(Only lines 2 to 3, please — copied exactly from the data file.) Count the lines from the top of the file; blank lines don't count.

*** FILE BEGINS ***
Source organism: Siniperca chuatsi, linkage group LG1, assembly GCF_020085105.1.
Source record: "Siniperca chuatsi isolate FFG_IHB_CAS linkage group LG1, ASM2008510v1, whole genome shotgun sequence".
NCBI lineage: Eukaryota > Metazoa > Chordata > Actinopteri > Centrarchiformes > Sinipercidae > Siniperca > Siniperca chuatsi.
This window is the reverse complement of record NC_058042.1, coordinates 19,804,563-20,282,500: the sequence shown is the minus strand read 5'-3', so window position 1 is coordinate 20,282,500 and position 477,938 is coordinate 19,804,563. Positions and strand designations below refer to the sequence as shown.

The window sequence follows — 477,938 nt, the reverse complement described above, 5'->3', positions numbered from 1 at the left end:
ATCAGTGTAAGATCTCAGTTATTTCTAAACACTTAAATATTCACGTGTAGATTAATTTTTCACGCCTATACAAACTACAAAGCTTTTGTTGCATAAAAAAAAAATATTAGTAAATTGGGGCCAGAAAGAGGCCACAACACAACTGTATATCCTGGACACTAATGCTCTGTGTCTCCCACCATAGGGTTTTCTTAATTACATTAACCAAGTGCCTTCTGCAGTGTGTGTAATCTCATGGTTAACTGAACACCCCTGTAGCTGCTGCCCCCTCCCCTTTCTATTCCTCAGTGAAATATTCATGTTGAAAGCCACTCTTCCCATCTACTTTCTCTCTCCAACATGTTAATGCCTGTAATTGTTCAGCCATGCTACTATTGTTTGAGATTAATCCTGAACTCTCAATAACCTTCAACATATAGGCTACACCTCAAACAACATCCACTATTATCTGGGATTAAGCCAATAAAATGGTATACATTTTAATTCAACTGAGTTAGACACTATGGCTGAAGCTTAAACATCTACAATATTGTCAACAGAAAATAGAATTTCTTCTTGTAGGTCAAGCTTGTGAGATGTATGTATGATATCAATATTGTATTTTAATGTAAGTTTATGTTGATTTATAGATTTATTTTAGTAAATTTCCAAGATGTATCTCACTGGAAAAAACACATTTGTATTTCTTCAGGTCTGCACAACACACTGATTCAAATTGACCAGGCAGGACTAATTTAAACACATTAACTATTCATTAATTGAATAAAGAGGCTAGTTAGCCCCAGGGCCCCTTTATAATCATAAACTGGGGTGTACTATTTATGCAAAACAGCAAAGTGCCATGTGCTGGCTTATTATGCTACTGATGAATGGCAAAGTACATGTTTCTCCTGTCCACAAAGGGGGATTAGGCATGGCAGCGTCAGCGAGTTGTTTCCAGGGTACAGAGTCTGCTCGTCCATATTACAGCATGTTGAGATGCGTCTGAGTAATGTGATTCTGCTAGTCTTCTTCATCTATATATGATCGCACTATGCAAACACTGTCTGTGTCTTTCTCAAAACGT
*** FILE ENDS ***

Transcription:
Source record: "Siniperca chuatsi isolate FFG_IHB_CAS linkage group LG1, ASM2008510v1, whole genome shotgun sequence".
NCBI lineage: Eukaryota > Metazoa > Chordata > Actinopteri > Centrarchiformes > Sinipercidae > Siniperca > Siniperca chuatsi.